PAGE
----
General Practice 2022

Child asthma: how to care for the babyê with asthma

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Child asthma: how to care for the babyê with asthma
Child asthma: how to care for the babyê with asthma
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Childhood asthma is more common when one parent is asthmatic, but it can also develop when the parents do not suffer from the condition. Asthma symptoms can manifest in childhood or adolescence.

Symptoms of baby asthma may include:

  • Feeling short of breath or wheezing when breathing, more than once a month;
  • Cough caused by laughter, intense crying or physical exercise;
  • Cough even when baby doesn't have the flu or cold.

There is a greater risk of the baby having asthma when one of the parents is asthmatic, and if there are smokers in the house. The fur of animals only causes asthma if there is a genetic predisposition/allergies to the fur, by itself, the animals do not cause asthma.

The diagnosis of asthma in the baby can be made by the pulmonologist/pediatric allergist, but the pediatrician may suspect the disease when the child presents the signs and symptoms of asthma. Learn more at: Tests to diagnose asthma.

Treatment of baby asthma

Treatment of asthma in babies is similar to that of adults, and should be done with the use of medication and avoiding exposure to substances that can trigger an asthma attack. In babies and children under 3 years of age, the pediatrician or pediatric pulmonologist guides the nebulization with asthma medicines diluted in saline solution, and generally only after 5 years of age can they start using the " asthma".

The pediatrician may also recommend nebulization with corticosteroid medicines, such as Prelone or Pediapred, once a day, to prevent the onset of asthma attacks and having the flu vaccine every year, before the beginning of winter.

If in an asthma attack the medicine seems to have no effect, you should call an ambulance or take the baby as soon as possible to the hospital. See what First Aid is for asthma attacks.

In addition to using the medicine, the pediatrician should advise parents to take some care at home, especially in the baby's room, to prevent dust from accumulating. Some useful measures are to remove rugs, curtains and carpets from the house and always clean the house with a damp cloth to always remove all dust.

What should a baby's room look like with asthma

Parents should pay special attention when preparing the baby's room, as this is where the baby spends most of the day. So, the main cares in the bedroom include:

  • Use hypo-allergenic covers on mattress and bed pillows;
  • Exchange blankets for duvets or avoid using fur blankets;
  • Change the bedding every week and wash it in water at 130ÂșC;
  • Putting rubberized flooring washable, as shown in image 2, in the places where the child plays;
  • Clean the room with a vacuum cleaner and a damp cloth at least 2-3 times a week;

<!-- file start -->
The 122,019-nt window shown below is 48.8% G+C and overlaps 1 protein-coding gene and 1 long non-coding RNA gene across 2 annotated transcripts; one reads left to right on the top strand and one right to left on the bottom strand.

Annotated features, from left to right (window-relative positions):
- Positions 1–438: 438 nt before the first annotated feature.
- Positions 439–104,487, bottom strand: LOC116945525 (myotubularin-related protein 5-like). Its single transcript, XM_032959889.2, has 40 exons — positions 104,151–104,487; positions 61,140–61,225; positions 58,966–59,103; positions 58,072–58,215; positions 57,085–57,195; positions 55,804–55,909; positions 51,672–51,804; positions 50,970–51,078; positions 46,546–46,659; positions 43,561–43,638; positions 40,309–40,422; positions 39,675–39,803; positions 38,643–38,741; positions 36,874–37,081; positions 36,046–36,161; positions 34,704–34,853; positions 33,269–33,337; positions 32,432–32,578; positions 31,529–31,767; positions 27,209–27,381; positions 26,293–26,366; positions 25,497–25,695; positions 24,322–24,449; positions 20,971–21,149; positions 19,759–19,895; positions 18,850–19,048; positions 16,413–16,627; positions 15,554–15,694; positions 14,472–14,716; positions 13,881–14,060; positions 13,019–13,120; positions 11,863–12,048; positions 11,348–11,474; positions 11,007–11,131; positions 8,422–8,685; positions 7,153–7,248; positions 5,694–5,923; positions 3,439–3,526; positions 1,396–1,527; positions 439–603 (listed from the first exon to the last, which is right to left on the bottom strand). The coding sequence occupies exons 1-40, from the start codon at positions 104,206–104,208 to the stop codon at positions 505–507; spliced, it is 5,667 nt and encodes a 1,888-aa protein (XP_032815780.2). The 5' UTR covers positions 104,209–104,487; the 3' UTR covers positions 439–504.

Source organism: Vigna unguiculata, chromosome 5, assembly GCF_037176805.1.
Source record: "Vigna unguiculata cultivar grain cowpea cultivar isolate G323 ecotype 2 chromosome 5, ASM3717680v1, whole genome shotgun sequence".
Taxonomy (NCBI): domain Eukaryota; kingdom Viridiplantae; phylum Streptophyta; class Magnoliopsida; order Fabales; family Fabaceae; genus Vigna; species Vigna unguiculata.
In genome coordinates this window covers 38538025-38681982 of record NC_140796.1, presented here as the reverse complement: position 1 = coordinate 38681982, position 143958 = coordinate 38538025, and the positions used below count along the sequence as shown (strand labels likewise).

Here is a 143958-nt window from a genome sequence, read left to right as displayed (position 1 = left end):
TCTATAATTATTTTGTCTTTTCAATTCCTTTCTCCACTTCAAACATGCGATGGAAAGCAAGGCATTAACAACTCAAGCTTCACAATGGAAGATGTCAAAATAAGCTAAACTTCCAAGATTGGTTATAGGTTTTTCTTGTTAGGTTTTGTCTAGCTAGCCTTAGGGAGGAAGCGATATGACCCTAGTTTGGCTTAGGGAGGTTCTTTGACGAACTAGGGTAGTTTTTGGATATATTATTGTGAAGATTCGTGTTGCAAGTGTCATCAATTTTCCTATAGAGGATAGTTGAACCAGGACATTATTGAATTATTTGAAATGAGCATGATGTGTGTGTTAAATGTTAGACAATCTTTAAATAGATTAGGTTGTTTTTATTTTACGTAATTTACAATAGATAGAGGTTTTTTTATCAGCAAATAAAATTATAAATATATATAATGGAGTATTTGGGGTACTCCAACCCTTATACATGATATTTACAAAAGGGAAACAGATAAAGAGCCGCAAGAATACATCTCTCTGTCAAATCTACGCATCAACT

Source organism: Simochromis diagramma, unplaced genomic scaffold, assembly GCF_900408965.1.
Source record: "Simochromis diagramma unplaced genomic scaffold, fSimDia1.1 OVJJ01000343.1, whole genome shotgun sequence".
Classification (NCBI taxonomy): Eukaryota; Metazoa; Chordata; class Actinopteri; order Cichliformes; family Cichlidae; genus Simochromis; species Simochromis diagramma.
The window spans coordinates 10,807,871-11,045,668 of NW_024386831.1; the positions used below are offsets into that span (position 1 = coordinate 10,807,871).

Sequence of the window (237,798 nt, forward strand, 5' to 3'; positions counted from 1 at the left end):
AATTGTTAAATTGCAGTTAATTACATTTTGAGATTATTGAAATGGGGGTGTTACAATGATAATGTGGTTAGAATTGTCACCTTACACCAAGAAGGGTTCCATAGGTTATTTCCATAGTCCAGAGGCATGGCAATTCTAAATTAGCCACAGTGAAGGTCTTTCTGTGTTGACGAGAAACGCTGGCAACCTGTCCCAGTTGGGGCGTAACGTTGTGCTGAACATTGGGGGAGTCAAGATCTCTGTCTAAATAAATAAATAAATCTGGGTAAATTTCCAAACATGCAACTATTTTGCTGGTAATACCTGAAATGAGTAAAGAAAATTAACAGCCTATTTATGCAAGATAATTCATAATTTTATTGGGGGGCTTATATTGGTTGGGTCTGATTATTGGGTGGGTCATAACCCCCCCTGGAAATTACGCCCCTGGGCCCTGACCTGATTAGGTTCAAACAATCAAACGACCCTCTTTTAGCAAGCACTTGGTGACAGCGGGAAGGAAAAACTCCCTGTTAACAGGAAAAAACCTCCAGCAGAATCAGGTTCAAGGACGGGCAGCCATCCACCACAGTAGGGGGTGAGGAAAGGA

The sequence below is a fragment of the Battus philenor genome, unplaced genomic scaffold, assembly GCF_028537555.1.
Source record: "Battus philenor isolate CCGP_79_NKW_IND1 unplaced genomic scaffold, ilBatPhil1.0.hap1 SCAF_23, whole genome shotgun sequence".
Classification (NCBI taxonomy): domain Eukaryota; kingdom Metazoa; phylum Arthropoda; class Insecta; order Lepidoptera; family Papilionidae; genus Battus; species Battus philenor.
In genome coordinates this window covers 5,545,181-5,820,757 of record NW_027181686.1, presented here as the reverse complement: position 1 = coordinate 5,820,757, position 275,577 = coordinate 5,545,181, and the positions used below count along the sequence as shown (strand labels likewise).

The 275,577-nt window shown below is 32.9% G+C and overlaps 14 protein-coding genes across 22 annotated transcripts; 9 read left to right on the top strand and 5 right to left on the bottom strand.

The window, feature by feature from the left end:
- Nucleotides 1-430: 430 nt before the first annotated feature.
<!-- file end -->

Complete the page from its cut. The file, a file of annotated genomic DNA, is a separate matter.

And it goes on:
• Clean the fan blades 1 time a week, avoiding the accumulation of dust on top of the device;
  • Remove rugs, curtains and carpets from the child's room;
  • Avoid entry of animals, such as a cat or dog, into the baby's room.

In the case of a baby who has symptoms of asthma due to changes in temperature, it is also important to wear clothes appropriate for the season to avoid sudden changes in temperature.

Also, plush dolls should be avoided as they accumulate a lot of dust. However, if there are toys with fur, it is advisable to keep them closed in a closet and wash them at least once a month.

This care should be maintained throughout the house to ensure that allergic substances such as dust or fur are not transported to the place where the baby is.

What to do when your baby has an asthma attack

What to do in a baby's asthma crisis is to nebulize with bronchodilator drugs, such as Salbutamol or Albuterol, prescribed by the pediatrician. For this you must:

  1. Put the number of drops of the medicine indicated by the pediatrician in the nebulizer cup;
  2. Add 5 to 10 ml of saline solution to the nebulizer cup;
  3. Position the mask correctly on the baby's face or put it together in the nose and mouth;
  4. Turn on the nebulizer for 10 minutes or until the medicine disappears from the cup.

Nebulizations can be given several times during the day, according to the doctor's recommendation, until the baby's symptoms subside.

When to go to the doctor

Parents should take their baby to the emergency room when:

  • Asthma symptoms do not decrease after nebulization;
  • More nebulizations are needed to control symptoms than recommended by the doctor;
  • The baby has purplish fingers or lips;
  • The baby is having trouble breathing, becoming very irritable.

In addition to these situations, parents should take their baby with asthma to all routine pediatric appointments to assess their development.

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